- Amazon (AMZN) – The breadth and scale of Amazon is nothing short of phenomenal. I get a package delivered to my doorstep from Amazon probably once a week. The company will dominate e-commerce for the foreseeable future. Amazon is a dominant player in smart home technologies, Interest of Things, cloud services and artificial intelligence.
- Apple (APPL) – If only I bought the stock when I got my first iPod! Apple has a loyal installed user base around the world. It will be able to increase revenues and profits by offering more services over time.
- Constellation Brands (STZ) – If you like an ice cold Corona every once in a while, then you are speaking my language. The company has a dominant position in beer, wine and liquor. STZ has a significant investment in cannabis and will benefit if weed becomes more mainstream.
- Costco (COST) – I probably go to my local Costco once a week. Their pricing is always competitive and product quality is consistently superb.
- Home Depot (HD) – Being the largest home improvement retailer has many benefits. It’s always helpful getting advice from their associates before I make a purchase.
- McDonald’s (MCD) – My kids just can’t get enough of it! McDonald’s is leveraging technology to improve service and profitability. You know what you are getting whenever you visit a McDonald’s anywhere in the world.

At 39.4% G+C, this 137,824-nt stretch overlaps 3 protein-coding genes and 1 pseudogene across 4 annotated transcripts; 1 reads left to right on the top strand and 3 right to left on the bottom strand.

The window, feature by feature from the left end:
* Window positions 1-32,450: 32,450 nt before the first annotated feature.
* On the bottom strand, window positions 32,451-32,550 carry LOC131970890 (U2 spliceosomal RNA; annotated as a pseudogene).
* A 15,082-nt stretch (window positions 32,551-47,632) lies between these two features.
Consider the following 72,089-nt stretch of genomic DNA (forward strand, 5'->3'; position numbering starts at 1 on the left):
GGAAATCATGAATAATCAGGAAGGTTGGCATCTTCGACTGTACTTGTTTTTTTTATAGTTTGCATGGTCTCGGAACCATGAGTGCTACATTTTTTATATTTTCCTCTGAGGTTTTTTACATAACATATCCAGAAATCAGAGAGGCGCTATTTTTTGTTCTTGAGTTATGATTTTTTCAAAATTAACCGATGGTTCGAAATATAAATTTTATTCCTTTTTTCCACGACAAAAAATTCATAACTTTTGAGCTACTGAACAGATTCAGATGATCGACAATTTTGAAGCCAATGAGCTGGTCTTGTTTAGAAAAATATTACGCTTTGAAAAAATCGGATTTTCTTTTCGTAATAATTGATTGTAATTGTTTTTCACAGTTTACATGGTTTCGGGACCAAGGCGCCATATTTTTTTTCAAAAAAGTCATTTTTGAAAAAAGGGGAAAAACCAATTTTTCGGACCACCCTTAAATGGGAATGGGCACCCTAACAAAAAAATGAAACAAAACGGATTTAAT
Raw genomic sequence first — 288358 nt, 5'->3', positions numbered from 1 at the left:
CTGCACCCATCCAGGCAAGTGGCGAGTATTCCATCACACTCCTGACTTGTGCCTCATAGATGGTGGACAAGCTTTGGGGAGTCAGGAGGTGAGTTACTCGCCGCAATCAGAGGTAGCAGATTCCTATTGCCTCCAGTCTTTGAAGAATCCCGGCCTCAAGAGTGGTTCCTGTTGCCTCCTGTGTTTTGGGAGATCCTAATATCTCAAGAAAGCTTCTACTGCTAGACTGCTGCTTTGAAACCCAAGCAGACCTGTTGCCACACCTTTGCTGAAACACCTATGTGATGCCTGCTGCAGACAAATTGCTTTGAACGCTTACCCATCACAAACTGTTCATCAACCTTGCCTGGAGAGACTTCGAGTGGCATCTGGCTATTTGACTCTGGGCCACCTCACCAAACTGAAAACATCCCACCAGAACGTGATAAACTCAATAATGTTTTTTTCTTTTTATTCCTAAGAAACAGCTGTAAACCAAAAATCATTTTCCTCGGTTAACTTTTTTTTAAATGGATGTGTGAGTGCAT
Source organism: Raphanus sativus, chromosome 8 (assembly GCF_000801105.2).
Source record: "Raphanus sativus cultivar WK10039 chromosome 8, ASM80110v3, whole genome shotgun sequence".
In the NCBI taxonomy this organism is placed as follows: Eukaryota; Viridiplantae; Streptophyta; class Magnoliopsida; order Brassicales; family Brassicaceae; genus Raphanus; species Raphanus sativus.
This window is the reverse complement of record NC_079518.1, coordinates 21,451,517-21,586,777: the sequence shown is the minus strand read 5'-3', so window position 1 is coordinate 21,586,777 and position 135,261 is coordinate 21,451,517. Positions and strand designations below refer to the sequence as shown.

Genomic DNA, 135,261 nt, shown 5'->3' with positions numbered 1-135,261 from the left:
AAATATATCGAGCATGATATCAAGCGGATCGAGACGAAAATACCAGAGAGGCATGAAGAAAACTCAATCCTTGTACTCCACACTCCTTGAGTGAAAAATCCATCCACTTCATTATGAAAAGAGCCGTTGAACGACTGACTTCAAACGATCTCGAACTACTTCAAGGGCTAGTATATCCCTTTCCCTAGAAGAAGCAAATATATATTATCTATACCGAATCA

- Visa (V) – Visa is the largest credit card provider in the world. It’s my primary card and I try to put everything I buy on the card. The company will benefit from the future of cashless transactions and mobile digital payments.
- The Walt Disney Company (DIS) – Disney is the king on providing quality family entertainment. Disney theme parks and resorts always attract a crowd. I am eagerly waiting for its direct to consumer streaming service, Disney+, launching in late 2019.
- Waste Management (WM) – It doesn’t get much more unglamorous than picking up trash, but somebody’s gotta do it! As the largest provider of waste management services, WM has economies of scale and a stable growth outlook.
Individual Stocks vs ETFs
It’s important to understand that buying individual stocks carry more risks than ETFs. If looking at stock tickers and price movements on a day to day basis stresses you out, then maybe owning individual stocks is not for you.
I would not buy so many different stocks that I can’t keep track of them all. I recommend having a stock portfolio of only 10-20 individual positions. Also, I recommend allocating around 20-30% of your overall portfolio to individual stocks with the remainder invested in diversified ETFs.
It’s always a good idea to buy half a position at first, and then see if you want to buy more. Create a list of companies that fit your screening criteria. Track the stock prices and news headlines to build your portfolio over time. Avoid the urge to trade in and out of stocks. It’s very difficult to time the market swings and you will likely cause yourself many sleepless nights.
Remember: Buying stocks based on hot tips or day trading stocks are clear signs of speculating. Good investors don’t speculate! Buy quality companies with leading market positions in growing industry sectors. If you do your homework and don’t mind the volatility, stock investing can be both rewarding and profitable.